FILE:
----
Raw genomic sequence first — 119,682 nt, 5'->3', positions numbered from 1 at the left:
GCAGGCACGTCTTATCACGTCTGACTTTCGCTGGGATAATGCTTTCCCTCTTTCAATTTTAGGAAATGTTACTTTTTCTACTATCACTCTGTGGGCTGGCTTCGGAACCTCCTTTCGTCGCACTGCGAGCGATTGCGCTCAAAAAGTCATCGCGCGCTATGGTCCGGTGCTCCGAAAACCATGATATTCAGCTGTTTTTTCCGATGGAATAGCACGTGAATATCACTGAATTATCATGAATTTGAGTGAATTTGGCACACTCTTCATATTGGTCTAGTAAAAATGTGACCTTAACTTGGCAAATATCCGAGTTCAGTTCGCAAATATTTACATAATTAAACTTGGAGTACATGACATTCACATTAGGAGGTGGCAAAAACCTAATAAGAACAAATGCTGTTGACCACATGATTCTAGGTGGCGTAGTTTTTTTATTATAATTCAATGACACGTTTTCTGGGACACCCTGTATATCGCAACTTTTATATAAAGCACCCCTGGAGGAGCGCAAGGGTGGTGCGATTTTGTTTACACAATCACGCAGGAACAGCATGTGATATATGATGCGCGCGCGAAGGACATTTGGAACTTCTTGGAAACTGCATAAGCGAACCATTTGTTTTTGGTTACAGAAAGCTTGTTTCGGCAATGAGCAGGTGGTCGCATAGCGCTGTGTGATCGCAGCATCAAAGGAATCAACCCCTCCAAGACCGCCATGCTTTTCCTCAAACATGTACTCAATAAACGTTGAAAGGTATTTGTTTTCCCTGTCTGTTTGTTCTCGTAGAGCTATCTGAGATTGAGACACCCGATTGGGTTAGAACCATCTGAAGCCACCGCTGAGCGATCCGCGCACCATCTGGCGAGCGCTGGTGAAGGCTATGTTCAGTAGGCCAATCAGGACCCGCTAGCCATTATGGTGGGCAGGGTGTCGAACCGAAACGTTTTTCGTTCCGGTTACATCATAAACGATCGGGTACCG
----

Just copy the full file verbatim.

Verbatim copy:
Raw genomic sequence first — 119,682 nt, 5'->3', positions numbered from 1 at the left:
GCAGGCACGTCTTATCACGTCTGACTTTCGCTGGGATAATGCTTTCCCTCTTTCAATTTTAGGAAATGTTACTTTTTCTACTATCACTCTGTGGGCTGGCTTCGGAACCTCCTTTCGTCGCACTGCGAGCGATTGCGCTCAAAAAGTCATCGCGCGCTATGGTCCGGTGCTCCGAAAACCATGATATTCAGCTGTTTTTTCCGATGGAATAGCACGTGAATATCACTGAATTATCATGAATTTGAGTGAATTTGGCACACTCTTCATATTGGTCTAGTAAAAATGTGACCTTAACTTGGCAAATATCCGAGTTCAGTTCGCAAATATTTACATAATTAAACTTGGAGTACATGACATTCACATTAGGAGGTGGCAAAAACCTAATAAGAACAAATGCTGTTGACCACATGATTCTAGGTGGCGTAGTTTTTTTATTATAATTCAATGACACGTTTTCTGGGACACCCTGTATATCGCAACTTTTATATAAAGCACCCCTGGAGGAGCGCAAGGGTGGTGCGATTTTGTTTACACAATCACGCAGGAACAGCATGTGATATATGATGCGCGCGCGAAGGACATTTGGAACTTCTTGGAAACTGCATAAGCGAACCATTTGTTTTTGGTTACAGAAAGCTTGTTTCGGCAATGAGCAGGTGGTCGCATAGCGCTGTGTGATCGCAGCATCAAAGGAATCAACCCCTCCAAGACCGCCATGCTTTTCCTCAAACATGTACTCAATAAACGTTGAAAGGTATTTGTTTTCCCTGTCTGTTTGTTCTCGTAGAGCTATCTGAGATTGAGACACCCGATTGGGTTAGAACCATCTGAAGCCACCGCTGAGCGATCCGCGCACCATCTGGCGAGCGCTGGTGAAGGCTATGTTCAGTAGGCCAATCAGGACCCGCTAGCCATTATGGTGGGCAGGGTGTCGAACCGAAACGTTTTTCGTTCCGGTTACATCATAAACGATCGGGTACCG